Botulinum toxin in the management of parkinsonian disorders.

Publication date: Jul 08, 2023

Many studies have shown that botulinum toxin (BoNT) can be an option to treat motor and non-motor symptoms in Parkinson’s disease (PD) and parkinsonian syndromes. The advantages of BoNT compared to oral medications include localized action and low incidence of systemic side effects, which is important in treating neurodegenerative disease. Motor symptoms that can be treated with BoNT include blepharospasm, apraxia of eyelid opening, tremor, cervical dystonia and limb dystonia. Other indications with less evidence include camptocormia, freezing of gait and dyskinesia. Non-motor symptoms that may improve with BoNT include sialorrhea, pain, overreactive bladder, dysphagia and constipation. However, the current evidence for use of BoNT in parkinsonism is mostly based on open-label studies and there are few randomized, controlled trials. BoNT can be a valuable tool to treat certain symptoms of PD and parkinsonian syndromes to improve the patient’s quality of life. However, many of the uses are not supported by high quality studies and further studies are needed to provide further evidence of efficacy, define the optimal injection protocols such as doses and muscle selection.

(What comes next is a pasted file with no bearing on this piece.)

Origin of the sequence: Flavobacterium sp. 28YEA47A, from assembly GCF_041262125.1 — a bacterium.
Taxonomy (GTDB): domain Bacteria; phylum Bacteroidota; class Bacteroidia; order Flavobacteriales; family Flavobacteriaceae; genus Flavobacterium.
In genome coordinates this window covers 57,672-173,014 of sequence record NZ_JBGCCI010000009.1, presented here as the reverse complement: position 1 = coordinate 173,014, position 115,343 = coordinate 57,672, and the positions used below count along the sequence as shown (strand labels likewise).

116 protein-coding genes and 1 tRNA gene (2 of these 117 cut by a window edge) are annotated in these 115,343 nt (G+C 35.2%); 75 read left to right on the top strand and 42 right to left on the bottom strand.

Concepts Keywords
Botulinum Blepharospasm
Medications Botulinum toxin
Neurodegenerative Pain
Parkinsonism Parkinsonism
Valuable Sialorrhea


Type Source Name
disease MESH parkinsonian disorders
disease MESH neurodegenerative disease
disease MESH blepharospasm
disease MESH apraxia
disease MESH camptocormia
disease MESH gait
disease MESH dyskinesia
disease MESH sialorrhea
disease MESH dysphagia

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